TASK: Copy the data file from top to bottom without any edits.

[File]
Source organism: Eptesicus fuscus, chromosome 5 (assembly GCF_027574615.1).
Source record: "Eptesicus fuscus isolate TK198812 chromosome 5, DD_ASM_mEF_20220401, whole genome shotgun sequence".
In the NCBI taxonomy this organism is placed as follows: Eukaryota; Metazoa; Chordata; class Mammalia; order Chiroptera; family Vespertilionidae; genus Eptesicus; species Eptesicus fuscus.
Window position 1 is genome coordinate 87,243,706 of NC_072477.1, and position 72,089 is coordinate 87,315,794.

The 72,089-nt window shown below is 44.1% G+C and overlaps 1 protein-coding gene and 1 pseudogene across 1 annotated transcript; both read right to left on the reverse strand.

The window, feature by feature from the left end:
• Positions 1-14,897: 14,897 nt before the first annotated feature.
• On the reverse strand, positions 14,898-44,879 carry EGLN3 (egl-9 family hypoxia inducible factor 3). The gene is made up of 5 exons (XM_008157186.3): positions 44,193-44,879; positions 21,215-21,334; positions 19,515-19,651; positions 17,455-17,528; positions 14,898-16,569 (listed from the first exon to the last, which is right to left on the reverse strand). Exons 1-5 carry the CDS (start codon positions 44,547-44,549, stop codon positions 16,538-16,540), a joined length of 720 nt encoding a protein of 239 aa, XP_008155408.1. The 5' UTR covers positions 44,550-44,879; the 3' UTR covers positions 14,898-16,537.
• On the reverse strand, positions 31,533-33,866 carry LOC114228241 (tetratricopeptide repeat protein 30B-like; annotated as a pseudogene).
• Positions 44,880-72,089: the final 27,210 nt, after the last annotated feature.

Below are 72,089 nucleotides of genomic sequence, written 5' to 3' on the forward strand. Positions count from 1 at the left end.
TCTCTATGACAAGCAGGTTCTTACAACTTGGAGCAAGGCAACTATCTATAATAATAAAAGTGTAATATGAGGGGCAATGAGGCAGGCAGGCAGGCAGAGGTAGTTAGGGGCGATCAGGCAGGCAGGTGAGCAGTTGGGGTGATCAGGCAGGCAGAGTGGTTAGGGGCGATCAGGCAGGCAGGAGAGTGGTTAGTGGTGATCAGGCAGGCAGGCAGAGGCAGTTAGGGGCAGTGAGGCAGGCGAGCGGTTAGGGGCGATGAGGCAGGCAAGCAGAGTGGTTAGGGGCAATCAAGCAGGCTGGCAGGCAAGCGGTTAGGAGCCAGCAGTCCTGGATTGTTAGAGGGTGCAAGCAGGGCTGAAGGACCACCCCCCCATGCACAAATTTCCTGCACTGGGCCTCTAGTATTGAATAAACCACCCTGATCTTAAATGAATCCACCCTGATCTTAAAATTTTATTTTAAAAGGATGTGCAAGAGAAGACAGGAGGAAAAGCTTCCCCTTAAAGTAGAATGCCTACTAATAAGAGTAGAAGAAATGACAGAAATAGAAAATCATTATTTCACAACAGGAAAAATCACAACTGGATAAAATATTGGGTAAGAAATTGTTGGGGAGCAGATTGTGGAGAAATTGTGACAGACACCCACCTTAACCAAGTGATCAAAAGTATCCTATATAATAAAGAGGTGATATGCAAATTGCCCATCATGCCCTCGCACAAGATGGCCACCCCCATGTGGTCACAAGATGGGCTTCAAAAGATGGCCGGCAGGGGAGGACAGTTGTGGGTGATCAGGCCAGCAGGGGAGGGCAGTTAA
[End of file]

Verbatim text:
Source organism: Eptesicus fuscus, chromosome 5 (assembly GCF_027574615.1).
Source record: "Eptesicus fuscus isolate TK198812 chromosome 5, DD_ASM_mEF_20220401, whole genome shotgun sequence".
In the NCBI taxonomy this organism is placed as follows: Eukaryota; Metazoa; Chordata; class Mammalia; order Chiroptera; family Vespertilionidae; genus Eptesicus; species Eptesicus fuscus.
Window position 1 is genome coordinate 87,243,706 of NC_072477.1, and position 72,089 is coordinate 87,315,794.

The 72,089-nt window shown below is 44.1% G+C and overlaps 1 protein-coding gene and 1 pseudogene across 1 annotated transcript; both read right to left on the reverse strand.

The window, feature by feature from the left end:
• Positions 1-14,897: 14,897 nt before the first annotated feature.
• On the reverse strand, positions 14,898-44,879 carry EGLN3 (egl-9 family hypoxia inducible factor 3). The gene is made up of 5 exons (XM_008157186.3): positions 44,193-44,879; positions 21,215-21,334; positions 19,515-19,651; positions 17,455-17,528; positions 14,898-16,569 (listed from the first exon to the last, which is right to left on the reverse strand). Exons 1-5 carry the CDS (start codon positions 44,547-44,549, stop codon positions 16,538-16,540), a joined length of 720 nt encoding a protein of 239 aa, XP_008155408.1. The 5' UTR covers positions 44,550-44,879; the 3' UTR covers positions 14,898-16,537.
• On the reverse strand, positions 31,533-33,866 carry LOC114228241 (tetratricopeptide repeat protein 30B-like; annotated as a pseudogene).
• Positions 44,880-72,089: the final 27,210 nt, after the last annotated feature.

Below are 72,089 nucleotides of genomic sequence, written 5' to 3' on the forward strand. Positions count from 1 at the left end.
TCTCTATGACAAGCAGGTTCTTACAACTTGGAGCAAGGCAACTATCTATAATAATAAAAGTGTAATATGAGGGGCAATGAGGCAGGCAGGCAGGCAGAGGTAGTTAGGGGCGATCAGGCAGGCAGGTGAGCAGTTGGGGTGATCAGGCAGGCAGAGTGGTTAGGGGCGATCAGGCAGGCAGGAGAGTGGTTAGTGGTGATCAGGCAGGCAGGCAGAGGCAGTTAGGGGCAGTGAGGCAGGCGAGCGGTTAGGGGCGATGAGGCAGGCAAGCAGAGTGGTTAGGGGCAATCAAGCAGGCTGGCAGGCAAGCGGTTAGGAGCCAGCAGTCCTGGATTGTTAGAGGGTGCAAGCAGGGCTGAAGGACCACCCCCCCATGCACAAATTTCCTGCACTGGGCCTCTAGTATTGAATAAACCACCCTGATCTTAAATGAATCCACCCTGATCTTAAAATTTTATTTTAAAAGGATGTGCAAGAGAAGACAGGAGGAAAAGCTTCCCCTTAAAGTAGAATGCCTACTAATAAGAGTAGAAGAAATGACAGAAATAGAAAATCATTATTTCACAACAGGAAAAATCACAACTGGATAAAATATTGGGTAAGAAATTGTTGGGGAGCAGATTGTGGAGAAATTGTGACAGACACCCACCTTAACCAAGTGATCAAAAGTATCCTATATAATAAAGAGGTGATATGCAAATTGCCCATCATGCCCTCGCACAAGATGGCCACCCCCATGTGGTCACAAGATGGGCTTCAAAAGATGGCCGGCAGGGGAGGACAGTTGTGGGTGATCAGGCCAGCAGGGGAGGGCAGTTAA